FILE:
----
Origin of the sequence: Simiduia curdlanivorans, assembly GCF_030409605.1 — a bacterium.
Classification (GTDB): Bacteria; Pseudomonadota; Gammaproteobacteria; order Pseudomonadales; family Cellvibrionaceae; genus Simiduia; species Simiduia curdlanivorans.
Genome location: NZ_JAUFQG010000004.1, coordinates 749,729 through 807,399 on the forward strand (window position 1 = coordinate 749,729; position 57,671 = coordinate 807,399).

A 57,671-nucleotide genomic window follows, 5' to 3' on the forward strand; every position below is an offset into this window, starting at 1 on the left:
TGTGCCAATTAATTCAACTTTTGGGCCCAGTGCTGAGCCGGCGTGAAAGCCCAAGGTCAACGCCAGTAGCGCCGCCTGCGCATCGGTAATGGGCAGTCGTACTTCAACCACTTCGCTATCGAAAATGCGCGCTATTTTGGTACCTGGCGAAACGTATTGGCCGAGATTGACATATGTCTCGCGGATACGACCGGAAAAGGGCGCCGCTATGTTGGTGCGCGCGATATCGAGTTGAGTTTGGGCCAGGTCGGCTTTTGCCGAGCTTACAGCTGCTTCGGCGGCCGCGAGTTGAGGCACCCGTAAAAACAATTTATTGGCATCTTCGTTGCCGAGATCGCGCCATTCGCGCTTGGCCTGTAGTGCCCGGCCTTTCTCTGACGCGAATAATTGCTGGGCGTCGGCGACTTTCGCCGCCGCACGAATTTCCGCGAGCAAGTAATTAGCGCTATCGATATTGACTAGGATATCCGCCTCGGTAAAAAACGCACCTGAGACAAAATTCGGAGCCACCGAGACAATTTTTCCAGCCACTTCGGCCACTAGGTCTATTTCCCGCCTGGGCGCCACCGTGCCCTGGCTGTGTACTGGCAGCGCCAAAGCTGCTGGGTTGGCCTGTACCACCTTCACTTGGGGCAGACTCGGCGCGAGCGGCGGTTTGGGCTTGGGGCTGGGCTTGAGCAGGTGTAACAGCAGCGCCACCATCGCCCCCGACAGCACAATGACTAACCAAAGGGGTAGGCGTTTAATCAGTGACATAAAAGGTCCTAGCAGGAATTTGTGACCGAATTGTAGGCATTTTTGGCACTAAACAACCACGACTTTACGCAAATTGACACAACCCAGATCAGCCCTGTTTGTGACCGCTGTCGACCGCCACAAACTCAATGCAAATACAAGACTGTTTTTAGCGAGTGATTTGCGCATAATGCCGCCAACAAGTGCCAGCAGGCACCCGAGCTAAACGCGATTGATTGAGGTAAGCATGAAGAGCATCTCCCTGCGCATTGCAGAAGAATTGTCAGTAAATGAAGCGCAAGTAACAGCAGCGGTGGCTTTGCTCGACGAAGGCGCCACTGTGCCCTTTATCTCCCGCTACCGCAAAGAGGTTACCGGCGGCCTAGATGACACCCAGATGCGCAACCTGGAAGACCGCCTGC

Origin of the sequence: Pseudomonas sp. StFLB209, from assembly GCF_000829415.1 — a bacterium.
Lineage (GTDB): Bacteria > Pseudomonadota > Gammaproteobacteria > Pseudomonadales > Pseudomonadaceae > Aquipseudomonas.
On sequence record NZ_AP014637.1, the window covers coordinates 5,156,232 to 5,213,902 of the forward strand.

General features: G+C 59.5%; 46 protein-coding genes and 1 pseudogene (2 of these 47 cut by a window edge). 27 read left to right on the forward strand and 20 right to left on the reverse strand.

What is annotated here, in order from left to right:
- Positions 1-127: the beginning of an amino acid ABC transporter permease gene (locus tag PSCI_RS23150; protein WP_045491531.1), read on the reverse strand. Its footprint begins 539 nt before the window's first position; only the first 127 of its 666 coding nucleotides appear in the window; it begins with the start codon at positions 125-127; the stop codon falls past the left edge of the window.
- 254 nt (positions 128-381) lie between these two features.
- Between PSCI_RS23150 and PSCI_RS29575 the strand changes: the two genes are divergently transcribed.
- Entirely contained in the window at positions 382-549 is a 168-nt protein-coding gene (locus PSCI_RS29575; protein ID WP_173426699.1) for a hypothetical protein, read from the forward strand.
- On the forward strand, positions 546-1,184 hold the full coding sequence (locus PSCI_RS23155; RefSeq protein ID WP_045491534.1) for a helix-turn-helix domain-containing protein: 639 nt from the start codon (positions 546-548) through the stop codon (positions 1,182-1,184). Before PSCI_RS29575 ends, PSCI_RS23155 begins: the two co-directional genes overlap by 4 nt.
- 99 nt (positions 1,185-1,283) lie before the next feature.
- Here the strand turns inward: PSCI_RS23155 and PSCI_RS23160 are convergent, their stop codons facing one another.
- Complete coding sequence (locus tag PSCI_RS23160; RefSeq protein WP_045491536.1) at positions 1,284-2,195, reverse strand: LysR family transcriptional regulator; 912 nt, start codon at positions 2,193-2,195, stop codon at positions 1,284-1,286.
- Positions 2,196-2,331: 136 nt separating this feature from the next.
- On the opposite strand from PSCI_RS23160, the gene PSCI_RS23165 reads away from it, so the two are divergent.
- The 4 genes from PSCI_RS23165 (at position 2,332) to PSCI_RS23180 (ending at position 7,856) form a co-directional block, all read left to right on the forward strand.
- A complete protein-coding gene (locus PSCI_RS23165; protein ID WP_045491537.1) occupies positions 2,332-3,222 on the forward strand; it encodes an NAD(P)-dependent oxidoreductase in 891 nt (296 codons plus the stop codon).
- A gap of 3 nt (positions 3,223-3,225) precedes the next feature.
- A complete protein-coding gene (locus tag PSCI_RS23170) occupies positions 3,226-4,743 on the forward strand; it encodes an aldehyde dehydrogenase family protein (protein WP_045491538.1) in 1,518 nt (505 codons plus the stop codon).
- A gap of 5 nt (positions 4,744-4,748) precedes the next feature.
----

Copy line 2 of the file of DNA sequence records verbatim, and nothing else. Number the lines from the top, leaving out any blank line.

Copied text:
Classification (GTDB): Bacteria; Pseudomonadota; Gammaproteobacteria; order Pseudomonadales; family Cellvibrionaceae; genus Simiduia; species Simiduia curdlanivorans.